Colo. prosecutors weighed charges against deputy killer
In the months before he shot and killed Deputy Zackari Parrish, Matthew Riehl sent concerning emails to law enforcement officials
By John Ingold and Noelle Phillips
The Denver Post
DENVER — The emails were taunting, belligerent, threatening.
In the months before he shot and killed a Douglas County Sheriff’s deputy and wounded six other people, Matthew Riehl sent at least 18 different messages to officials in Lone Tree and to one police sergeant there, and Douglas County detectives combed each one to see if there were grounds for a criminal charge.
On Dec. 14, a little more than two weeks prior to the shooting, a prosecutor came back with an opinion: There wasn’t.
“We do not believe there is a likelihood of success at trial,” the prosecutor, 18th Judicial District Senior Deputy District Attorney Douglas Bechtel, wrote.
Emails between police and prosecutors, released to The Denver Post after a records request, provide new insight into Riehl’s rantings against police, the anxious effort by law enforcement officials to evaluate them and the ultimate decision not to charge Riehl.
The messages began in mid-November, after Riehl was given a speeding ticket by a Lone Tree sergeant. Riehl sent 15 messages to the municipal court in Lone Tree and another three to the sergeant, according to an investigative summary Douglas County Sheriff’s detective Phil Domenico provided to prosecutors. In the emails, Riehl accused the sergeant, without any evidence, of corruption and demanded that the sergeant be fired. He made references to “Lone Tree DSS swazi cops and a bearded judge.” He also posted at least five videos on YouTube repeating similar themes.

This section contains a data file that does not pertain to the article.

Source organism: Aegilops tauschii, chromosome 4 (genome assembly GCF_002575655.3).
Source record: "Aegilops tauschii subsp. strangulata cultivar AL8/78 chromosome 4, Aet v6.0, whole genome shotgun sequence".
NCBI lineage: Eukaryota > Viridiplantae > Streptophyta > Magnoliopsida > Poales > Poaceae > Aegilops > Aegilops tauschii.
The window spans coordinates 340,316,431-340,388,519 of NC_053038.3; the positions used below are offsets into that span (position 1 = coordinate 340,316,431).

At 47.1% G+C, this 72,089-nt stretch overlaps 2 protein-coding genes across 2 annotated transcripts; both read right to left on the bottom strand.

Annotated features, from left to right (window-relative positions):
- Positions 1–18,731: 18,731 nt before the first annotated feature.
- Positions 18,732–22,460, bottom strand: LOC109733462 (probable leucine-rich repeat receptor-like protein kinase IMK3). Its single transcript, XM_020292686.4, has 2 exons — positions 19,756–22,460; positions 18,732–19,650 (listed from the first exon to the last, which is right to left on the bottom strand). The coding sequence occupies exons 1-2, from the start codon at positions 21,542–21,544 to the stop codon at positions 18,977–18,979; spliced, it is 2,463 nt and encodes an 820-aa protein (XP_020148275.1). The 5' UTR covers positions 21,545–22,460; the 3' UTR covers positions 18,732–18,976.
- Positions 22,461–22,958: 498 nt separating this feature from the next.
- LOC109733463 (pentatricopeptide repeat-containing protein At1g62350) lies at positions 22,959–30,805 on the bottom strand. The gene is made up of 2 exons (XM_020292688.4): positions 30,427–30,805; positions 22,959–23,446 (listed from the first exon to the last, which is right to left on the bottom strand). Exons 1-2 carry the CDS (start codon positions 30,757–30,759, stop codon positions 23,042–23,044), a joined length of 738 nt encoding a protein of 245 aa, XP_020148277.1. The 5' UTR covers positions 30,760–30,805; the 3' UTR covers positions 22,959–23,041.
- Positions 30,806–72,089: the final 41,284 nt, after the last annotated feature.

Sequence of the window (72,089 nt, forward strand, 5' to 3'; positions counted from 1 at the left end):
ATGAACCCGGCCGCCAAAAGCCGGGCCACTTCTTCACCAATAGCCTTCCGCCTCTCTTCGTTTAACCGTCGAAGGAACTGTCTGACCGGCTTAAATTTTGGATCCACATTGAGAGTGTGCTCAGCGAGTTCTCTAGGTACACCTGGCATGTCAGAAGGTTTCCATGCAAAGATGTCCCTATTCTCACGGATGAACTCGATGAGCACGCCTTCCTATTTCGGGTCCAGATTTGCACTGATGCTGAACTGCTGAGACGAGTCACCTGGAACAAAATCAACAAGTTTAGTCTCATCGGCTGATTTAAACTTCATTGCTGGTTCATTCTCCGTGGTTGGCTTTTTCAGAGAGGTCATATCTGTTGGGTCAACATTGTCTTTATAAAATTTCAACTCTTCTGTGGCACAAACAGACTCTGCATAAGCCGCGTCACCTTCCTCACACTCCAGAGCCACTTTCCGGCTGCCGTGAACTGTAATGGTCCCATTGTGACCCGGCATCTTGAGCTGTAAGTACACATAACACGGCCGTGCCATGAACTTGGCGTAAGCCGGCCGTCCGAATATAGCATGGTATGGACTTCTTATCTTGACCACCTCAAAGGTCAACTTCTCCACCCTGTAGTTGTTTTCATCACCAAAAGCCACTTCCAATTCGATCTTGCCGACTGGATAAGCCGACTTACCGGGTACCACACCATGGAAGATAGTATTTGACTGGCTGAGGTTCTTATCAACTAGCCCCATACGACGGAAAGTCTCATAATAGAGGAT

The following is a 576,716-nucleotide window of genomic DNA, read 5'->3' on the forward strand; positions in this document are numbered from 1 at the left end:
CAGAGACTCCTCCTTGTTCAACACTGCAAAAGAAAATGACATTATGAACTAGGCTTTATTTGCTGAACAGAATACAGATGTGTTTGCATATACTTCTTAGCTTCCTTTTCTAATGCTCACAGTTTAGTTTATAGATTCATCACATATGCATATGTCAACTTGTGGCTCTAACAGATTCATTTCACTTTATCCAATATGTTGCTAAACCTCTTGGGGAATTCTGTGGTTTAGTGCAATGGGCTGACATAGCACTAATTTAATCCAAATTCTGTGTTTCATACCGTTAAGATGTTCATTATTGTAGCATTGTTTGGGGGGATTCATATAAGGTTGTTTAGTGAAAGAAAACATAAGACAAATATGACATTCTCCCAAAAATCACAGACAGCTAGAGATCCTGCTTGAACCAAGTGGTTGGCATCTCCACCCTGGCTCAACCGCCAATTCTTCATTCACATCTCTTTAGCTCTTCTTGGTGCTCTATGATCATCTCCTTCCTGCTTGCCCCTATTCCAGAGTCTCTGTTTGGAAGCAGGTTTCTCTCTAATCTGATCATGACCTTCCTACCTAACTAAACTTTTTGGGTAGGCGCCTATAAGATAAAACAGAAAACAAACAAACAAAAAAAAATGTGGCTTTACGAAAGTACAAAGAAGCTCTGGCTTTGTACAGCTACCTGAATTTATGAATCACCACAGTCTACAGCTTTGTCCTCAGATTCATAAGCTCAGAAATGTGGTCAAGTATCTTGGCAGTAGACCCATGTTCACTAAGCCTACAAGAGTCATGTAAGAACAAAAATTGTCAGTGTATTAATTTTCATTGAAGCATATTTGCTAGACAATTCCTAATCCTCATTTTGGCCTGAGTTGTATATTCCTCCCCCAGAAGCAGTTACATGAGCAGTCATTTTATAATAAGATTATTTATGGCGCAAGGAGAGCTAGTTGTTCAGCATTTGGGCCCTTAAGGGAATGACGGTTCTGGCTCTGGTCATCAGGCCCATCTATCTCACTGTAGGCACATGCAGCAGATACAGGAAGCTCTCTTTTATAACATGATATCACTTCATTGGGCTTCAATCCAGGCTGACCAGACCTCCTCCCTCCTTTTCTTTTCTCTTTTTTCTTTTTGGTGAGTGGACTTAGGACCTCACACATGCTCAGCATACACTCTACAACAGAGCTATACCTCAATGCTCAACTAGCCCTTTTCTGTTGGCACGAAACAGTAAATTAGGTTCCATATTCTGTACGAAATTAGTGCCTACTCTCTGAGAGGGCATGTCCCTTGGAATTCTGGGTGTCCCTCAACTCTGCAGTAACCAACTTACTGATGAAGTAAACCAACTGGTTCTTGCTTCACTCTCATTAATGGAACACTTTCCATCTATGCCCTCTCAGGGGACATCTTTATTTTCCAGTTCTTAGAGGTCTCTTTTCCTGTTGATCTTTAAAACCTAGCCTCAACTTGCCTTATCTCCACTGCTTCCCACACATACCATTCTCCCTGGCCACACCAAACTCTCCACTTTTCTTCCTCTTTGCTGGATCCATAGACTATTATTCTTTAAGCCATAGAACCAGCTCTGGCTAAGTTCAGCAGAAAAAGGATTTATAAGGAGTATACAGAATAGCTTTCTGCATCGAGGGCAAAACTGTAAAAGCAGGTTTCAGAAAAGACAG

Gradually, though, the emails grew more worrisome for law enforcement.
Riehl included the sergeant’s home address in one email and posted it on Twitter, as well. Another made reference to the sergeant’s wife. Riehl began to demand that he be given the sergeant’s job.
“I could drive circles around you and if it ever came down to it, you know I’m a more disciplined marksman than your shaking pathetic lying ass,” Riehl wrote in one email to the sergeant.
Even as Douglas County dispatched deputies specially trained to deal with people in mental health crises to talk to Riehl, Domenico wrote that detectives contemplated a variety of possible charges: harassment, posting a law enforcement officer’s personal information on the internet, attempting to influence a public servant, witness intimidation. They weren’t sure any fit or if they rose to the level of an illegal threat, but the emails had them concerned.
“Some of the bosses both here and at Lone Tree are anxious to get that report,” Domenico wrote to Bechtel in asking for his analysis.
Bechtel’s response, though, noted that prosecutors had to weigh Riehl’s messages and the potential threat they posed against Riehl’s First Amendment rights to free speech, “especially given the wide latitude since we are public servants[.]”
In an interview, Liz Skewes, University of Colorado’s journalism department chairwoman, said Riehl’s posts and messages about law enforcement straddled a narrow line.
“It runs right up against free speech,” she said.
The First Amendment allows people to say and post bizarre things on social media. And it gives a wide berth to statements that could be perceived as threatening or offensive, she said. For there to be a crime, there must be clear, specific intent to cause harm to another person.
Determining that such a threat exists can be especially hard on social media, where people often go to vent in vivid terms, Skewes said.
“The problem for law enforcement is they can see it but they can’t arrest somebody for saying something that is not appropriate,” she said.
Bechtel wrote to Domenico that authorities might have a case if Lone Tree asked Riehl to stop sending the emails and he continued. That could show an intent to harass, instead of just an intent to vent or to get the speeding ticket dismissed.
But, in an interview, 18th Judicial District Attorney George Brauchler said any case over the emails would have been a difficult one for prosecutors, since the public has the right to criticize public officials even when those comments are crude or vile.
“Are you allowed to say that to a police officer? Yes. You’re allowed to say things like that to public officials about their public duties,” Brauchler said. “Criticism of public officials, even demeaning criticisms, is not illegal.”
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